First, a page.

'Victor in Pattaya' by Jennifer Fergesen



Night clamps down on Pattaya like a vice — sky so black you forget it was ever blue. The only light is neon, glowing twisted tubes in red and pink and purple like every shade of organ meat. The tubes twist into "girls," "gogo," "massage," words repeated so many times you forget their meaning. Then, "coffee." Victor goes inside.


300 baht for a cup. Expensive for Thailand, but cheap when you consider the blowjob is free. Expensive again when you taste it: mouth-twistingly acrid, maybe to cover up whatever non-coffee substance they mix in. His girl, jackknifed under the pseudo-Parisian bistro table, is getting frustrated. She can't get the condom on. His penis squirms limply away from her like a kid who won't get dressed for school.


"That's okay," says Victor.


"I try again," says his girl. "You already pay." She puts him in her mouth for a second uncovered, verboten in a clean, police-sanctioned place like this. He hangs out like overcooked fettuccine. Eventually she gives up and mimes head thrusts to avoid attracting the mamasan's attention. Victor sips his coffee.


When Victor leaves the coffee shop the neon is fuller, more beautiful, split into countless colors like sunlight through the prism his mother used to hang from her bedroom window. There was definitely something in the coffee. Gogo, say the signs — a pure beautiful sound, repeated like a child's first words, as primordial and universally intelligible as mama.


He passes through the doors below the biggest, brightest sign. The bass throbs at a frequency that penetrates marrow. The girls dance on a stage that spins so slowly you could think it was your own vertigo. Their metallic bikinis camouflage with the disco lights, so when they move quickly their thin tubelike limbs seem disconnected from their torsos, their glittered cleavage suspended in space. Numbered plastic circles the size of hamburger patties dangle from their g-strings. Victor zeroes in on the smallest, brownest girl. Her hard round breasts hover above her chest like they have nothing to do with her body. Her tag is red, which means her bar fine is discounted. Victor motions to the mamasan. "Number 17," he says.


Number 17 climbs off the stage with some effort in her five-inch platforms. She straddles him and gyrates with the grateful enthusiasm of a wallflower asked to slow-dance at prom. Up close, Victor can see the fine pale stretch marks on her stomach. He lets her push her tongue into his mouth. She tastes like alcohol and garlic, and something else he remembers from a long time ago.


"Buy me a drink," says 17 when she's done tasting his tonsils. He buys her a Chang for five times as much as it would cost at the 7-11. "You luk khrueng?" she says after a sip.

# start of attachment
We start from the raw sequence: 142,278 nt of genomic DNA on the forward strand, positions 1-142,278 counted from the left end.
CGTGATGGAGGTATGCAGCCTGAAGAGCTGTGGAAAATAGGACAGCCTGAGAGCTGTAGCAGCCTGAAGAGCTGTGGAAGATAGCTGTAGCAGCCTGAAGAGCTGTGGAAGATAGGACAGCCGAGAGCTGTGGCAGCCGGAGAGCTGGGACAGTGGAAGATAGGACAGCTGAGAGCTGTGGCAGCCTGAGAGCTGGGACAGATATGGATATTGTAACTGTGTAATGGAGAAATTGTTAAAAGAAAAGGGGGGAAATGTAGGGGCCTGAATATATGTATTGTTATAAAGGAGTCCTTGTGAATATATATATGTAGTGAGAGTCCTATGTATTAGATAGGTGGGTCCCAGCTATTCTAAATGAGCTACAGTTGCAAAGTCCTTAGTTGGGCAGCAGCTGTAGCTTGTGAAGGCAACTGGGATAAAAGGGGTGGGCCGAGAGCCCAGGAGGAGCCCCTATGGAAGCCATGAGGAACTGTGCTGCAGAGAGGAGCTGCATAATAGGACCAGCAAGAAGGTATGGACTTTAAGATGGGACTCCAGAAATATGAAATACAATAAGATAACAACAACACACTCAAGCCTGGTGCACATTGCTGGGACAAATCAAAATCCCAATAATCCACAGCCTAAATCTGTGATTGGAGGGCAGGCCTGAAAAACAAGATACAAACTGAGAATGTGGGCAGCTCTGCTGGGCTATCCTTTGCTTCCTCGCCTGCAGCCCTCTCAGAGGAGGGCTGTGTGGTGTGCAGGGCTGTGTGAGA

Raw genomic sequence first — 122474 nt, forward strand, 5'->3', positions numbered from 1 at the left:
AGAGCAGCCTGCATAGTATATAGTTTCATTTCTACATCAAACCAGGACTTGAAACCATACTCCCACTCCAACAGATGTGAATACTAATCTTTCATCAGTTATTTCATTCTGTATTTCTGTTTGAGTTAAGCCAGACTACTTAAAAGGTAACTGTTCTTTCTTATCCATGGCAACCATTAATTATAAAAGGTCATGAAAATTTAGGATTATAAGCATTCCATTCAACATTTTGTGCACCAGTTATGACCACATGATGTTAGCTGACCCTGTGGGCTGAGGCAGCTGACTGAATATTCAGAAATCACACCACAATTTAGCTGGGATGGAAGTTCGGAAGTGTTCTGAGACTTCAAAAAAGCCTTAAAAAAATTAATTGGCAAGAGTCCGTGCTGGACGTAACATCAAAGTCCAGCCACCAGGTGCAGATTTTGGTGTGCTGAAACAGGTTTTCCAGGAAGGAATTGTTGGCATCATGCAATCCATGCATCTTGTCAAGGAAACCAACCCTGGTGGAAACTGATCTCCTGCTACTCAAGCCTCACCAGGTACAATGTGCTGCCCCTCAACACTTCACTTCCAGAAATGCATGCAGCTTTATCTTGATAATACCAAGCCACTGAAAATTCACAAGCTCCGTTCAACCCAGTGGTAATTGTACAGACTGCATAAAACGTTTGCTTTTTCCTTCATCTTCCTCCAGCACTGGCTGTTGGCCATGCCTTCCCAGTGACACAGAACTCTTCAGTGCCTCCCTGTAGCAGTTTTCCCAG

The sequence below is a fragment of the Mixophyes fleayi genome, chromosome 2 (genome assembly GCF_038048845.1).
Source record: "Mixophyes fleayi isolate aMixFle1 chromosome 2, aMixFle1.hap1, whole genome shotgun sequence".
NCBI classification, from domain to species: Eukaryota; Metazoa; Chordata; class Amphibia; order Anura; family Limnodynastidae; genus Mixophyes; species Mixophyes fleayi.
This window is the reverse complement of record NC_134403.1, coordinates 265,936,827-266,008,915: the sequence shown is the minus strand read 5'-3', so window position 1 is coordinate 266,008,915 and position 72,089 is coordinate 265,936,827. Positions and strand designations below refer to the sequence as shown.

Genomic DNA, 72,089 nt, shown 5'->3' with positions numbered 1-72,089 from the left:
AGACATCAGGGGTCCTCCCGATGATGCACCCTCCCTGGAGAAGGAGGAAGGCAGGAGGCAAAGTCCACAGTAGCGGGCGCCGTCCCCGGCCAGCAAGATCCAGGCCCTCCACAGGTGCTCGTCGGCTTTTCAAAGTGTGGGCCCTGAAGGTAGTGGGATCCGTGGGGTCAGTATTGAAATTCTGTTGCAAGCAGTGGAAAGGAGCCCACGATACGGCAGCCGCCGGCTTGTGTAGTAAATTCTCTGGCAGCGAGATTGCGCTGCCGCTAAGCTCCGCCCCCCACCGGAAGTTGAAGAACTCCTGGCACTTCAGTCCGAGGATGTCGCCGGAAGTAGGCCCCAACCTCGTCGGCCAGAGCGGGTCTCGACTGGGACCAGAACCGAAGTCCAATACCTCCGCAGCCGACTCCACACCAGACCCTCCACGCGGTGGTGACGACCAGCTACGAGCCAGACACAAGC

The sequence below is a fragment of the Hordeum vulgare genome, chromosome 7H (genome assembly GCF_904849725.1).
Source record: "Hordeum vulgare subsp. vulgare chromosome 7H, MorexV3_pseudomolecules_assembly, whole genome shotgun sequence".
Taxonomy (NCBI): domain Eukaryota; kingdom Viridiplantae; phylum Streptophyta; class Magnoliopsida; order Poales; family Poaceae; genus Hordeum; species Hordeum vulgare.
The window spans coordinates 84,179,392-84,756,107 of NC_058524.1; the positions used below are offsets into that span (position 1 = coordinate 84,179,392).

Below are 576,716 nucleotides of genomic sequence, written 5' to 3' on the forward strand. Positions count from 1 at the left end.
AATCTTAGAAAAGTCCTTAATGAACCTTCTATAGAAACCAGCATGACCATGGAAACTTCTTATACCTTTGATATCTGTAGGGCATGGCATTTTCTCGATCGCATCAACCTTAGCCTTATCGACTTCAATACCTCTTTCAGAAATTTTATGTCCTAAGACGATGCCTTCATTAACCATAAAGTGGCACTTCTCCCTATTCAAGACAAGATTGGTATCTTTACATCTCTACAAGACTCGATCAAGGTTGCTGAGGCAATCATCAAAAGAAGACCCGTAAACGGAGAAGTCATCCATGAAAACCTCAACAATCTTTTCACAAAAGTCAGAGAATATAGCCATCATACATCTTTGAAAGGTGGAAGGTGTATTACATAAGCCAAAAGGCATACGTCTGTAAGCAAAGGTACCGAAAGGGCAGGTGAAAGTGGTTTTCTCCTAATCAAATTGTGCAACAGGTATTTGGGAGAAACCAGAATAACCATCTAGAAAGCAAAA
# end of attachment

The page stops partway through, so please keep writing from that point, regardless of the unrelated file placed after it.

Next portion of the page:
"I look what?" he says, disingenuously. She heard him order the beer in Thai.


"You know," she says. "Farung face, farung papa, but you got a Thai mama?"


The mamasan, lurking nearby, thinks she's being addressed. "Bar fine is 500 baht," she says. "7000 for all night." Cheaper than a cheap hotel.


Victor shakes his head. The mamasan rolls her eyes and lumbers away.


"You want to go upstairs?" 17 says. "Cheap-cheap." She's on his lap now, pressing her kickball breasts against his chest. She pushes up on her haunches so her rubber nipples approach his mouth. "Free," she whispers — as close to a whisper as she can get over the thudding soundtrack.


Victor takes her hand and places it on his crotch. She pads like a cat and finds nothing. He buys her another drink and climbs back outside.


Victor's skin feels slicked with a layer of grease, the coagulated particulates of sate-stand smoke and motorbike exhaust, the shallot-scented breath of all the johns on the street. He wants to be clean. To be cleaned. The best soapy massage parlors only take Japanese clients, but a middling one makes an exception for farung-enough Victor.


The girls line up behind a glass wall like bream in a Chinatown fish tank. He chooses one that's pushing the definition of "girl." Her pale makeup crinkles linen-like over her skin, and her tight tube dress strains across her middle. She looks kindly but lacks patience for the soapy part of her job. The Japanese clients skip to the sex within ten minutes. Victor sits in the bath and lets the woman wash his hair for twenty. Finally, after cycling through her small stock of English dirty talk like a doll with a pull-string, she tells him in matter-of-fact Thai that she can't do anything for him and if he can’t get it up could he please get up so someone else can use the bathtub.


"Hey, sexy daddy," calls a high husky voice, pure of age or race or gender, when Victor is back on the neon street. The bars on Walking Street require regular health tests, so once you fail you have to freelance. This freelancer is over six feet tall in pink platforms, towering over even the white and off-white johns, leaning over sideways like an illustration of scoliosis to grab their arms flirtatiously.


Victor looks up at the freelancer's face and their gazes meet. Round, brown eyes, the same hybrid eyes as his own. Under the grease paint he is pale not from hydroquinone or bleach but a more powerful fluid. A moment of love made them both — love of domination, love of being dominated, love of a memory from a violent past. All the same here.


“Hey, daddy,” the freelancer says again.


“Hey, mama,” says Victor, and keeps walking.





Jennifer Fergesen is a fiction writer and freelance food journalist. Based in California, she has written for publications around the world, from Iceland to Thailand. She has a BA in English and Geology from Mount Holyoke College and an MA in Creative Writing from the University of California, Davis. See her work at jcfrgsn.journoportfolio.com.

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